Obama delivered his address at the end of an unannounced visit here to sign a long-term partnership agreement with the Afghan government and to mark, alongside American troops at Bagram air base outside this capital city, the first anniversary of the raid that killed Osama bin Laden.
Less than two hours after Obama left the country, insurgents killed at least seven people in a suicide bombing outside a heavily guarded housing compound for foreigners, news services reported. The Taliban claimed responsibility for the attack, which led to a prolonged gun battle between insurgents and Afghan soldiers who rushed to the scene, the Associated Press reported.
Obama’s trip came amid criticism at home that the president is using the anniversary of bin Laden’s death to advance his reelection prospects — featuring his decision to launch the mission in campaign videos and other political settings, for example. As Republican critics have called his leadership abroad weak, Obama has held up the bin Laden operation as evidence that he is willing to make risky decisions to protect U.S. interests.
His arrival here was timed to make the “strategic partnership agreement” official before an important NATO summit this month — and, in the words of one senior administration official traveling with Obama, to take advantage of “a resonant day for both our countries on the anniversary of the death of bin Laden.”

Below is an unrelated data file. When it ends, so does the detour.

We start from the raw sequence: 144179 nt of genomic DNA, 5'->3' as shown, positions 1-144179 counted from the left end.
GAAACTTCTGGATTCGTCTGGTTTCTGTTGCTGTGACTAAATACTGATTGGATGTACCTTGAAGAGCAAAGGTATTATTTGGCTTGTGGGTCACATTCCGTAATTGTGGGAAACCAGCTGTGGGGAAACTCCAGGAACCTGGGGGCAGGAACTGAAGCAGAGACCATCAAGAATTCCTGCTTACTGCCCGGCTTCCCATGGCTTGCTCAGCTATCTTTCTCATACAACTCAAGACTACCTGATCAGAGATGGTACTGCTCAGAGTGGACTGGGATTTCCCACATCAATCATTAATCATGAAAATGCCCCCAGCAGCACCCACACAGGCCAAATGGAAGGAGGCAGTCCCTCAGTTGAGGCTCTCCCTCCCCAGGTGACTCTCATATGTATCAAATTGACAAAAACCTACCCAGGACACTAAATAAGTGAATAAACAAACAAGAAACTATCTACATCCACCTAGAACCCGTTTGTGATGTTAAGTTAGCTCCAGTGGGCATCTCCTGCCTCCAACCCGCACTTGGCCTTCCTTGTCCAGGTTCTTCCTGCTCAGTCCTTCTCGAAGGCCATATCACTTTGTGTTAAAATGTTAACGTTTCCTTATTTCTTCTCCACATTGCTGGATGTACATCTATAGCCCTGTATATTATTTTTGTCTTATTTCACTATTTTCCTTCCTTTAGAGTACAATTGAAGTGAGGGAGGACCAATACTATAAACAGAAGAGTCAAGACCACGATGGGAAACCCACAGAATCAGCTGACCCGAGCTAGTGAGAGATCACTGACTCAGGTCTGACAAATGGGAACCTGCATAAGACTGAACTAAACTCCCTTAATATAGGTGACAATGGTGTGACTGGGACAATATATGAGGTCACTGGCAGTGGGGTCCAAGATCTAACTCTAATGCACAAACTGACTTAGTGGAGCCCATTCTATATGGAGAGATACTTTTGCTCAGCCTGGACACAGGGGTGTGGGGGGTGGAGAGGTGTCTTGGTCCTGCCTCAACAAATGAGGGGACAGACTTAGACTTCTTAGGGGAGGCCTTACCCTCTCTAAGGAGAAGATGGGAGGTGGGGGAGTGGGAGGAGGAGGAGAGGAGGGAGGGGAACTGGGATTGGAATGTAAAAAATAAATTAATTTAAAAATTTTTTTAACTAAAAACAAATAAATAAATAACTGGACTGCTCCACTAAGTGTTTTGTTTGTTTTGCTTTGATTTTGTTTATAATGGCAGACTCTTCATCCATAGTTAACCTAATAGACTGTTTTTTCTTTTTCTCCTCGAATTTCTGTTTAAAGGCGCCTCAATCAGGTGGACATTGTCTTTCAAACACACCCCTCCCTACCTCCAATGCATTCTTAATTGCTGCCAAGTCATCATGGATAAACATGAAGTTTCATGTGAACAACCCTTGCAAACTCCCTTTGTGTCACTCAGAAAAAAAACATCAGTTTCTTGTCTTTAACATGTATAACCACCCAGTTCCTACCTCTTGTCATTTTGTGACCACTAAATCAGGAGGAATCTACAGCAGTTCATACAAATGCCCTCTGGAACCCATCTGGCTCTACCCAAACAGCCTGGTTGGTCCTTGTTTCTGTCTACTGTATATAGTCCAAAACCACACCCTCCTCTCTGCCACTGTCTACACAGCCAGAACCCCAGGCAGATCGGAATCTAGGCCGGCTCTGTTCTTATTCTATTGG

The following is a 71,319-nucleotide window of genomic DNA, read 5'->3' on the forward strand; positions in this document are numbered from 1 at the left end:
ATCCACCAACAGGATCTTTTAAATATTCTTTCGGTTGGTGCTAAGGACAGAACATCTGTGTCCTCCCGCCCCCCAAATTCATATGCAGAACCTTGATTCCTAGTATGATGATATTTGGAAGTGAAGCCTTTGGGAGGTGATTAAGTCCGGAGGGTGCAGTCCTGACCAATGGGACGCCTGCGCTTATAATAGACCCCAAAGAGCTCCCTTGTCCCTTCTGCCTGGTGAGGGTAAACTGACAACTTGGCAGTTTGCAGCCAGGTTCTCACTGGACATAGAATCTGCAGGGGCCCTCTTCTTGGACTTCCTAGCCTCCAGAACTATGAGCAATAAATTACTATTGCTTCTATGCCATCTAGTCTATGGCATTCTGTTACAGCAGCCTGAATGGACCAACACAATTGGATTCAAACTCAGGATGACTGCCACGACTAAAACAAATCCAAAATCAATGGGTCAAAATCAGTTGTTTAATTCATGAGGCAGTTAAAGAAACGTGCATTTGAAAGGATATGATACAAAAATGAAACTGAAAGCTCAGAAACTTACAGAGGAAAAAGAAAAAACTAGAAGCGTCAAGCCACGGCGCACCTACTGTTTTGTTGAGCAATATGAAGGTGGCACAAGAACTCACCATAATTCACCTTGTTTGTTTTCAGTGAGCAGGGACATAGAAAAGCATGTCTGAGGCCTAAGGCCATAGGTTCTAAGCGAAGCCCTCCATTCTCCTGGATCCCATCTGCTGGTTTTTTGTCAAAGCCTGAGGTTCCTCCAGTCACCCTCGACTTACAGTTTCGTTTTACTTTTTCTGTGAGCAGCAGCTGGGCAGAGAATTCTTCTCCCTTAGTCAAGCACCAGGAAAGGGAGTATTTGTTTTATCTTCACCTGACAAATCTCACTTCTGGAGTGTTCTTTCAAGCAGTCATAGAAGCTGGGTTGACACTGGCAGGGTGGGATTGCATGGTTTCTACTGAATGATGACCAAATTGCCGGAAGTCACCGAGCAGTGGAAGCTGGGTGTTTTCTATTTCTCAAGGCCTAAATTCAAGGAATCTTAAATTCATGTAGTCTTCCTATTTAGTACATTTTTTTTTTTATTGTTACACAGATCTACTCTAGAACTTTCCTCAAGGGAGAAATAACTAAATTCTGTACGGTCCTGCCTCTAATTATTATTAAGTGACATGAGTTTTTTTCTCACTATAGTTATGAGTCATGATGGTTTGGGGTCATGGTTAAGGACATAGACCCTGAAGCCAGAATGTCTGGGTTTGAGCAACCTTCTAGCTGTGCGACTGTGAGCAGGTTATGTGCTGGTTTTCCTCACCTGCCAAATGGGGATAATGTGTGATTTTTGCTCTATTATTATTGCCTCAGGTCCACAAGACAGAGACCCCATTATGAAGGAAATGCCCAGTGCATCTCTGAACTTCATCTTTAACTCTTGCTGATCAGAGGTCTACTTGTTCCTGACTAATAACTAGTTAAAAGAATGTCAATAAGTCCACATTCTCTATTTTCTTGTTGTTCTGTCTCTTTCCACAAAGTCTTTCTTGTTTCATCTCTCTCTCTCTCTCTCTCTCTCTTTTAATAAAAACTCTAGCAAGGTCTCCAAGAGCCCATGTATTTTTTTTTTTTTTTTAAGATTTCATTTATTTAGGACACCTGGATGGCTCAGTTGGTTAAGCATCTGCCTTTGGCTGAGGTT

Obama used his time with the troops to emphasize the sacrifices they and their families have made over more than a decade of conflict, saying that in doing so they made the bin Laden mission successful and put the long war on a path to its conclusion.
The hours-long visit was directed almost entirely toward an American audience, unfolding while most Afghans slept. It also served to promote detente after some of the tensest months in U.S.-Afghan relations.
Since February, American service members have inadvertently burned Korans at a U.S. military base, Army Staff Sgt. Robert Bales allegedly murdered 17 civilians in Kandahar province, and at least 18 NATO troops have been killed by their Afghan counterparts. In addition to straining ties and infuriating Afghans, the incidents have contributed to rising war fatigue at home.
Opinion polls show most Americans no longer believe the war is worth fighting. But the strategic agreement and the troop withdrawal schedule allow Obama to say that he has ended the war in Iraq and is winding down the one in Afghanistan, a position even a majority of Republicans favor.
“The Iraq war is over. The number of our troops in harm’s way has been cut in half, and more will be coming home soon,” Obama said Tuesday. “We have a clear path to fulfill our mission in Afghanistan while delivering justice to al-Qaeda.”